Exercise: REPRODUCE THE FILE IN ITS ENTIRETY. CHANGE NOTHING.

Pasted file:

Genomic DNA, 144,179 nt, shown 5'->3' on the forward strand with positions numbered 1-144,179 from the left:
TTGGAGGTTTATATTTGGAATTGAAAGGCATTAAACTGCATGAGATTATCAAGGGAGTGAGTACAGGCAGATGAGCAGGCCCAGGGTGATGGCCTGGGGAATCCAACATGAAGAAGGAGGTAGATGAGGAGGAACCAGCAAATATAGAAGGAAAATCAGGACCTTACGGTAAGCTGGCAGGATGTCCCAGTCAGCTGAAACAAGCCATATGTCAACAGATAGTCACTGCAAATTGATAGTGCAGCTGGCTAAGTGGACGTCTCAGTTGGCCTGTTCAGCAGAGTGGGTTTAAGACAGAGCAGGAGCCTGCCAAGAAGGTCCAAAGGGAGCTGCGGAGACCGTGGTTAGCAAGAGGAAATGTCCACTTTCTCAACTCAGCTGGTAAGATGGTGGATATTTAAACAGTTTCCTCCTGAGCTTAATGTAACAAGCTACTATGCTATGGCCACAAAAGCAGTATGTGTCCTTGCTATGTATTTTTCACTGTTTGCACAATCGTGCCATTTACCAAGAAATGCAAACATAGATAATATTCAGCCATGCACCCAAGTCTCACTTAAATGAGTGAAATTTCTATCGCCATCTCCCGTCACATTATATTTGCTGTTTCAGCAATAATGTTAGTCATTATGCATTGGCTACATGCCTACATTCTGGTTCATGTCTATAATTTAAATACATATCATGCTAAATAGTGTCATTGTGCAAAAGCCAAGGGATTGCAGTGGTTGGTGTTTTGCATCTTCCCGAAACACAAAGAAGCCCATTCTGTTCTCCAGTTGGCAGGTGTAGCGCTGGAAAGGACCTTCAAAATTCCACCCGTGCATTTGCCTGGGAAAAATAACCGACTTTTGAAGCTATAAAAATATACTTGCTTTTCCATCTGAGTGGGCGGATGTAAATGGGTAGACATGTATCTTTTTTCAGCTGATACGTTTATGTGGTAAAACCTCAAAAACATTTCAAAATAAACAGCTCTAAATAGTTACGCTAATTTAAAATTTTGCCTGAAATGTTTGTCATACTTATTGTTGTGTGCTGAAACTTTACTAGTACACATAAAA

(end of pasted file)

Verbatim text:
Genomic DNA, 144,179 nt, shown 5'->3' on the forward strand with positions numbered 1-144,179 from the left:
TTGGAGGTTTATATTTGGAATTGAAAGGCATTAAACTGCATGAGATTATCAAGGGAGTGAGTACAGGCAGATGAGCAGGCCCAGGGTGATGGCCTGGGGAATCCAACATGAAGAAGGAGGTAGATGAGGAGGAACCAGCAAATATAGAAGGAAAATCAGGACCTTACGGTAAGCTGGCAGGATGTCCCAGTCAGCTGAAACAAGCCATATGTCAACAGATAGTCACTGCAAATTGATAGTGCAGCTGGCTAAGTGGACGTCTCAGTTGGCCTGTTCAGCAGAGTGGGTTTAAGACAGAGCAGGAGCCTGCCAAGAAGGTCCAAAGGGAGCTGCGGAGACCGTGGTTAGCAAGAGGAAATGTCCACTTTCTCAACTCAGCTGGTAAGATGGTGGATATTTAAACAGTTTCCTCCTGAGCTTAATGTAACAAGCTACTATGCTATGGCCACAAAAGCAGTATGTGTCCTTGCTATGTATTTTTCACTGTTTGCACAATCGTGCCATTTACCAAGAAATGCAAACATAGATAATATTCAGCCATGCACCCAAGTCTCACTTAAATGAGTGAAATTTCTATCGCCATCTCCCGTCACATTATATTTGCTGTTTCAGCAATAATGTTAGTCATTATGCATTGGCTACATGCCTACATTCTGGTTCATGTCTATAATTTAAATACATATCATGCTAAATAGTGTCATTGTGCAAAAGCCAAGGGATTGCAGTGGTTGGTGTTTTGCATCTTCCCGAAACACAAAGAAGCCCATTCTGTTCTCCAGTTGGCAGGTGTAGCGCTGGAAAGGACCTTCAAAATTCCACCCGTGCATTTGCCTGGGAAAAATAACCGACTTTTGAAGCTATAAAAATATACTTGCTTTTCCATCTGAGTGGGCGGATGTAAATGGGTAGACATGTATCTTTTTTCAGCTGATACGTTTATGTGGTAAAACCTCAAAAACATTTCAAAATAAACAGCTCTAAATAGTTACGCTAATTTAAAATTTTGCCTGAAATGTTTGTCATACTTATTGTTGTGTGCTGAAACTTTACTAGTACACATAAAA